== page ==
Spring Pledge Drive

TLF’s 2013 Spring Pledge Drive begins today and will continue through Friday, March 22! You can donate at the pledge drive table in the atrium, or online by clicking here. For more information about this year’s potential fellows, read on.

What your money buys.

The money raised by TLF goes straight to funding public interest fellowships.  Each dollar you donate helps three sets of people: A worthy public interest organization gets help it desperately needs; people who can’t afford legal services get free assistance; and UT Law students get valuable real-world legal experience in a tough legal market.

Who gets the fellowships.

After we identify how many fellowships are available, we sort the candidates by the number of votes received. Two thirds of all fellowships are awarded by membership vote. A committee selects the remaining one third of fellowship recipients based on each applicant’s commitment to public service.  We then grant as many fellowships as we can, awarding them based on voting results.

 2013 TLF Candidates

Attorney General of Texas—Shared Parenting Program • Sarah Bryant, 2L

Parents without access to legal counsel are often given default possession orders that are not appropriate for their family arrangement.  My internship will focus on improving support systems for Texas children in two ways: first, by working to bring parents into compliance with appropriate possession orders through issue identification, negotiation, and pro se coaching; second, by drafting “self-help” information so that all families are given the tools they need to advocate for themselves.

 

Catholic Charities • Alexandra Gutierrez, 1L

This summer I’ll be working for Catholic Charities, an organization that helps immigrants become naturalized citizens, or residents. As an intern, I’ll be interviewing clients from all walks of life in preparation to compile their case file. I’ll then be collecting evidence, composing declarations, and procuring relevant state records to include in those files. Finally, I’ll send their file to the Government so that spouses, siblings, parents, or children can call themselves American citizens.

 

Congressman Beto O’Rourke • Ana Martinez, 1L

I will be a legislative intern for Congressman O’Rourke’s 16th District Office in Washington, DC.  My duties will include conducting research on the Congressman’s top legislative issues, writing memos, and attending congressional briefings and hearings.  Currently, the 16th District Office is working on sponsoring and drafting legislation dealing with issues that include immigration reform, veteran affairs, energy and the environment, and national security.  One of my main tasks will be to conduct legal research on immigration and the US/Mexican border.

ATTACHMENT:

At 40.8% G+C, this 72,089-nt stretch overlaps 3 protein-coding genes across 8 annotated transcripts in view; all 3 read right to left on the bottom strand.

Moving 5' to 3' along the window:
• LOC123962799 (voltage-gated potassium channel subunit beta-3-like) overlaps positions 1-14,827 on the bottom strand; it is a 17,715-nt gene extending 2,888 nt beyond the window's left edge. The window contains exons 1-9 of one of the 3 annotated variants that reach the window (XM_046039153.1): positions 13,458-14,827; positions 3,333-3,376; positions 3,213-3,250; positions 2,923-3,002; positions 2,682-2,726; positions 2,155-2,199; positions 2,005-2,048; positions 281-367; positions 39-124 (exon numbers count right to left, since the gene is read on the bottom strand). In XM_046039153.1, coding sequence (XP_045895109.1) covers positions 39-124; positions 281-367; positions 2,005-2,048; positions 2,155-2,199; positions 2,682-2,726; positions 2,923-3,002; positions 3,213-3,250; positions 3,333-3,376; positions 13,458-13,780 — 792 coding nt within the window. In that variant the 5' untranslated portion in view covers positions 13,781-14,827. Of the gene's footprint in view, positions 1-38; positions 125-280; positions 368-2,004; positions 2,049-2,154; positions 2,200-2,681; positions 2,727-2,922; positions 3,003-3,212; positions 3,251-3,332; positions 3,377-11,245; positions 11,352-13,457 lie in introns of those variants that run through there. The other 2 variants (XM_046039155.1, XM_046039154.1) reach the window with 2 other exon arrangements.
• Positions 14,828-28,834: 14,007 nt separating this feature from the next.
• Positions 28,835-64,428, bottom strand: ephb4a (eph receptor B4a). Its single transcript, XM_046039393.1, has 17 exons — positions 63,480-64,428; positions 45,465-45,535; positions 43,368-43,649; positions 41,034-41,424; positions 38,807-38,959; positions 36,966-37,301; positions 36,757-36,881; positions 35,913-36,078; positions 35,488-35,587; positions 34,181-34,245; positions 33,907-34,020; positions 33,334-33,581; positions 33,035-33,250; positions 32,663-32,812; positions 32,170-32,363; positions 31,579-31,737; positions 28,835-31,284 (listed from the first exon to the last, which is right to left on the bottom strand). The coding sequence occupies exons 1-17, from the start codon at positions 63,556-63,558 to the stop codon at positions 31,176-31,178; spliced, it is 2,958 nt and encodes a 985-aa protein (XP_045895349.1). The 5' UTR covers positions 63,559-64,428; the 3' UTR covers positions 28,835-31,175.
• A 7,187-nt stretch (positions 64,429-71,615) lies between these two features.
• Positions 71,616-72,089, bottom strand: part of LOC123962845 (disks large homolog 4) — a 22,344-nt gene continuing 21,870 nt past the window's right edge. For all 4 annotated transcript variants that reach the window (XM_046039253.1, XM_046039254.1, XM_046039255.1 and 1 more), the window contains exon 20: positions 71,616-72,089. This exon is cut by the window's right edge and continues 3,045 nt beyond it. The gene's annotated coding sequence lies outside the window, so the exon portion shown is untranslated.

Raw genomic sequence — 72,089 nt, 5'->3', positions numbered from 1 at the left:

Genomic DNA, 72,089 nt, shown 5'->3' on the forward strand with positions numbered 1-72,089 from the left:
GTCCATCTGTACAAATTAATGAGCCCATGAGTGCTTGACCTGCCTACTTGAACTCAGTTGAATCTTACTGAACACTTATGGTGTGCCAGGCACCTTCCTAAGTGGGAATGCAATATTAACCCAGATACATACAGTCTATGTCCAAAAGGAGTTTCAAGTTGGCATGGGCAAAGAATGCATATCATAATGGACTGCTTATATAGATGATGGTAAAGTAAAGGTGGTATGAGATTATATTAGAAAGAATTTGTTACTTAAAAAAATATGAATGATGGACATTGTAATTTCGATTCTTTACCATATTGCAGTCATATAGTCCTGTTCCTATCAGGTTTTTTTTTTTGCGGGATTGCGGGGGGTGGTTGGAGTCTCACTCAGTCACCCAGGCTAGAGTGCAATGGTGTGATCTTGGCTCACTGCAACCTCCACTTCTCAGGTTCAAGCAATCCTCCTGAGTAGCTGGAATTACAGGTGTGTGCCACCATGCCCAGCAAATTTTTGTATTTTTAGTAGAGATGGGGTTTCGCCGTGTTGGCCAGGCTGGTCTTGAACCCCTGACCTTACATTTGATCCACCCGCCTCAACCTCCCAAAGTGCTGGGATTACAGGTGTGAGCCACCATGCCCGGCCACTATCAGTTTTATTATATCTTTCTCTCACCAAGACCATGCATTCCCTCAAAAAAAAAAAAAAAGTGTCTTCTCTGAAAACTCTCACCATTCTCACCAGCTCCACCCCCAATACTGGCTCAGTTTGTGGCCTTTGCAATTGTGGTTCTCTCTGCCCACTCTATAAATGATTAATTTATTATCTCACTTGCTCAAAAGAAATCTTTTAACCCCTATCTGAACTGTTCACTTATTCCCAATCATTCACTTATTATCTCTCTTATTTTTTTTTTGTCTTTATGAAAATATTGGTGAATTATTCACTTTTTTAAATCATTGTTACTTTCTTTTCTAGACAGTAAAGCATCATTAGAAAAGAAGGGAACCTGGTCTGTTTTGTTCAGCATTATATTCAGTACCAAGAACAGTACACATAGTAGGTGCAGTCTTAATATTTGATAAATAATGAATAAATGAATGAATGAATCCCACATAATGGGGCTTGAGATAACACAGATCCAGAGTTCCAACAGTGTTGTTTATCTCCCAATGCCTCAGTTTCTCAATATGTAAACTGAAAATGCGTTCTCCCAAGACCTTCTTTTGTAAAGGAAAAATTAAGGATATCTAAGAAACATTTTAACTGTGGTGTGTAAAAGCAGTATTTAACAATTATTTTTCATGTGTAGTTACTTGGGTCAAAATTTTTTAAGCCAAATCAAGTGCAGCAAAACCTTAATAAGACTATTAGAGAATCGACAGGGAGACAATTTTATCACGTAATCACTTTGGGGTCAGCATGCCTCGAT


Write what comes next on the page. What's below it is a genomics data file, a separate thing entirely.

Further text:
Cook County Public Guardian’s Office • Marsha Perez, 2L

Cook County Public Guardian’s Office in Chicago is the only law office of its kind, representing disadvantaged children in various capacities. As a Juvenile Division intern, I will receive formal training on interviewing child clients, as well as practical experience assisting attorneys in advocating for children/youth in Cook County’s juvenile court.  The second portion of the summer, I will assist Texas Advocacy Project, in helping to provide free legal services statewide to victims of domestic violence, sexual assault and stalking.

 

Disability Rights Texas • Karly Peterson, 1L

Disability Rights Texas is a federally designated organization dedicated to the legal protection and advocacy of people living with disabilities in Texas. This summer, I will work with the organization to provide direct legal assistance to qualified individuals and groups, advance public policies that promote and expand the rights of people with disabilities, and educate individuals and their families about their rights and resources. My particular service priorities will include accessibility, education, employment, health care, and housing rights.

 

Disability Rights Texas • Tyler Rutherford, 2L

Disability Rights Texas helps disabled Texans assert and defend their legal rights. My job will involve representing clients is the areas of employment, housing, health care, special education, foster care, and access to community supports and services. The character of a society ought to be judged by how it treats those citizens with the least advantage; with your support, I will serve those facing discrimination, neglect, and abuse but without the resources to otherwise obtain legal assistance.

 

Disability Rights Texas • Rikka Strong, 1L

Disability Rights Texas advocates for people with a broad range of disabilities including developmental disabilities, physical disabilities, mental illnesses and emotional impairments.   Disability Rights Texas operates on the basic truth that all people have dignity and worth.  This summer, I will conduct legal research and writing, draft pleadings, and attend court hearings pertaining to issues including employment and housing discrimination, special education, foster care, healthcare, and access to community supports and services for people with disabilities.

 

Environment Texas Research and Policy Center • Jeavon Ehler, 2L

I will be working for the Environment Texas Research and Policy Center to help create tangible results for our environment. There is something special about the Texas Environment. Whether it is swimming at Barton Springs or hiking through Big Bend National park, there is something worth protecting and preserving for future generations. I am excited to be working with such a dedicated and passionate group of individuals this coming summer.